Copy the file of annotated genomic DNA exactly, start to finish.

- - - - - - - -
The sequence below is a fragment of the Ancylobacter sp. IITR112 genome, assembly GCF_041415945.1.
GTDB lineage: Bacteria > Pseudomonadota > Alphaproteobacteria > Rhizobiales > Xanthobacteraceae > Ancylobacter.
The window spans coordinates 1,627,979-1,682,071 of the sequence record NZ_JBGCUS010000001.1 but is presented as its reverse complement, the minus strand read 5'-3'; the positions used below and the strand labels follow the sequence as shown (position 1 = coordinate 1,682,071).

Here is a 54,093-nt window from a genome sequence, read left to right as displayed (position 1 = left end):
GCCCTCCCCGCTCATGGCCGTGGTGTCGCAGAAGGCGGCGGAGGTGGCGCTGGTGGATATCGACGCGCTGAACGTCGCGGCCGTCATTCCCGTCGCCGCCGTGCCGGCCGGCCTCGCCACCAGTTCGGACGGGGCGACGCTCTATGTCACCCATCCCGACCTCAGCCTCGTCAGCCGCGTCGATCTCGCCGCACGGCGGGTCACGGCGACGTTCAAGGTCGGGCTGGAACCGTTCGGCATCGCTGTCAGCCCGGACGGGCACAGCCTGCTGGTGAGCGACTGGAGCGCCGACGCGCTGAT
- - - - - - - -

The sequence below is a fragment of the Ancylobacter sp. IITR112 genome, assembly GCF_041415945.1.
GTDB lineage: Bacteria > Pseudomonadota > Alphaproteobacteria > Rhizobiales > Xanthobacteraceae > Ancylobacter.
The window spans coordinates 1,627,979-1,682,071 of the sequence record NZ_JBGCUS010000001.1 but is presented as its reverse complement, the minus strand read 5'-3'; the positions used below and the strand labels follow the sequence as shown (position 1 = coordinate 1,682,071).

Here is a 54,093-nt window from a genome sequence, read left to right as displayed (position 1 = left end):
GCCCTCCCCGCTCATGGCCGTGGTGTCGCAGAAGGCGGCGGAGGTGGCGCTGGTGGATATCGACGCGCTGAACGTCGCGGCCGTCATTCCCGTCGCCGCCGTGCCGGCCGGCCTCGCCACCAGTTCGGACGGGGCGACGCTCTATGTCACCCATCCCGACCTCAGCCTCGTCAGCCGCGTCGATCTCGCCGCACGGCGGGTCACGGCGACGTTCAAGGTCGGGCTGGAACCGTTCGGCATCGCTGTCAGCCCGGACGGGCACAGCCTGCTGGTGAGCGACTGGAGCGCCGACGCGCTGAT